i dream of starting (or joining and helping with) some kind of irl community space (not sure yet what that will look like exactly or where)


one of the most toxically sexist environments i’ve ever worked in was at a sketchy laptop refurbishing company. most of the employees and the owners as well were just kind of locked into these patterns and it was incredibly difficult to get anyone to a point where they could recognize anything wrong with their actions. for a quick laundry list of the kind of talk that went on there we would have

  1. employees (and the owners) staring out the window and making comments on objective appearances of women walking down the street and how much they would enjoy having sex with them
  2. employees would sit and talk about movie stars and rate them in order of how much they would like to have sex with (or conversely how disgusting and how much they did not want to have sex with them)
  3. employees would refer to women as ‘redheads’, ‘blondes’, ‘bitches’, ‘cunts’, and like literally anything other than as fellow humans
  4. one employee (one who would regularly refer to random women as ‘bitches’ if they made him angry) once said something along the lines of 'women who can fix computers are marvelouslly special and wonderful creatures who we should treasure and respect above all others".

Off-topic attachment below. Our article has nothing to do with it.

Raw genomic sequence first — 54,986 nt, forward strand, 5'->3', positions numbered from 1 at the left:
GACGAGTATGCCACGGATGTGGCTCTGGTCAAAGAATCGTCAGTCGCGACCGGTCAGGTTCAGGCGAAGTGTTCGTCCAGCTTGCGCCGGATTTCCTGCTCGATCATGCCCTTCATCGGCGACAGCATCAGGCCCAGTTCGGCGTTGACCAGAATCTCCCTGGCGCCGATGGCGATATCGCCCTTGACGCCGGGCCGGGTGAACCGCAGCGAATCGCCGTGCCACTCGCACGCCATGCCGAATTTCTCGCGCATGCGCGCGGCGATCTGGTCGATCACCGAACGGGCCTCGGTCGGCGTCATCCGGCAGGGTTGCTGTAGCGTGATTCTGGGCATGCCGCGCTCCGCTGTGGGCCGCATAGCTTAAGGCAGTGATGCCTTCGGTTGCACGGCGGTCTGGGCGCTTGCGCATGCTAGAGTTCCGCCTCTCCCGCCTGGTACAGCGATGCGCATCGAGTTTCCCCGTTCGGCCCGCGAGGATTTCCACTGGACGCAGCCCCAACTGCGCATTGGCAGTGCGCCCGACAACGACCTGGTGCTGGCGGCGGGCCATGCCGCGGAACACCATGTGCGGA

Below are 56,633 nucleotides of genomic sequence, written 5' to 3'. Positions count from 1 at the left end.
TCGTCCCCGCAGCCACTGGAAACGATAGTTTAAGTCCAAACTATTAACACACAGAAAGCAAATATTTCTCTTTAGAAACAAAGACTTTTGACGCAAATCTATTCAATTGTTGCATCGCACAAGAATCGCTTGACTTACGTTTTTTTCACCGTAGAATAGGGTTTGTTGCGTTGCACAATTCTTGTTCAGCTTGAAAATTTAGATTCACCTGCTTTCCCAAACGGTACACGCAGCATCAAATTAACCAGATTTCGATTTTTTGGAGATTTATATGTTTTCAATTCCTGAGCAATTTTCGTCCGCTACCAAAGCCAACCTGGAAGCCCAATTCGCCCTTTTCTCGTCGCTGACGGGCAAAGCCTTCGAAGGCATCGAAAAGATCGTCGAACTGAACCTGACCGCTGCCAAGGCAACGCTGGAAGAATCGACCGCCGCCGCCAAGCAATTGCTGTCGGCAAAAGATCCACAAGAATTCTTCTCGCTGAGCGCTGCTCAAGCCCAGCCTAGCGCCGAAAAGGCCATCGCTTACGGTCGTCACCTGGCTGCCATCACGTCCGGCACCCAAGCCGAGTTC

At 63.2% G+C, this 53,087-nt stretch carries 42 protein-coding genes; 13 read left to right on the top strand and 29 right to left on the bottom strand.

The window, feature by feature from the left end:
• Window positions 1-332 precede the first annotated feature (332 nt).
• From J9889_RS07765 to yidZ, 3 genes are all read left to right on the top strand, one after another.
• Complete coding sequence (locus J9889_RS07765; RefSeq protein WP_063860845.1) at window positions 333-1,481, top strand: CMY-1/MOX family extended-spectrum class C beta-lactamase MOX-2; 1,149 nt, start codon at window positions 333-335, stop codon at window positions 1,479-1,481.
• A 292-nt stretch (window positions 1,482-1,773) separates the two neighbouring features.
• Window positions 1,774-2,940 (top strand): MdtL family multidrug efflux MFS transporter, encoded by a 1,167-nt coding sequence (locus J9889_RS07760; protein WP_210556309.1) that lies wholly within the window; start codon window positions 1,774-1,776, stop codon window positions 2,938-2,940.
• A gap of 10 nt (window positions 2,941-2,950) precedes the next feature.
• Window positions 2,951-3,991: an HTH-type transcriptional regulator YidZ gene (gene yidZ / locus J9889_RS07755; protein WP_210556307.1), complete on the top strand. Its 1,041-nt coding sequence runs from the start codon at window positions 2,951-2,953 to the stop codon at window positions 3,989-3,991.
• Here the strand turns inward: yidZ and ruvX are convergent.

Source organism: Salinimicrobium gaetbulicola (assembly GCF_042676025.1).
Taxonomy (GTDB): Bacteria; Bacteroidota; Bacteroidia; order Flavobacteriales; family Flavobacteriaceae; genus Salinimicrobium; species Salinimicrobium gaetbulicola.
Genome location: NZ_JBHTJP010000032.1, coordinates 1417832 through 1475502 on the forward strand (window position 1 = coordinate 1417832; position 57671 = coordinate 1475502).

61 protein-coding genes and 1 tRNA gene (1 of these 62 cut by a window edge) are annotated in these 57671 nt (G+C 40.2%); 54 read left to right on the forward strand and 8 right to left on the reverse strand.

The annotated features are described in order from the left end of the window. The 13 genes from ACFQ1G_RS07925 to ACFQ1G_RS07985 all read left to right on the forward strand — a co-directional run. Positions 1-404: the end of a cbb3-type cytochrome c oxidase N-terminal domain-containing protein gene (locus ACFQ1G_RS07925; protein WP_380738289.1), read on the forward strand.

lots more than this but i feel like this kind of sums up the atmosphere.

at one point the owner was out on the floor and bemoaned “i dont understand why we can’t keep any female employees for more than a week or so here”. I responded by “im totally not surprised by that at all” and then listed off just a handful of the same shit i listed right above there. I said: “yalls treat women as tho they belong to a different species and are just basically objects and it seems like literally no one here has had a friendship with a woman other than that of someone you are related to or someone you want to fuck. Its incredibly alienating to be treated like your not a human 99 percent of the time, no one wants to be otherized and objectified in that way even 1 percent of the time.” No one really had much to say in response to this in the room itself, I just went and punched my time card and left the building after that. One of the other employees followed me out (an older man, they had worked as computer programmer for the navy in the 70s in punch card days and also had been invited to get a tour of Kowloon Walled City by one of their triad friends way back in the day) and was like “right on, thats the spirit. Women are special and it is our responsibility as men to protect them” and I just basically said nothing to that, smoked a cigarette and felt depressed.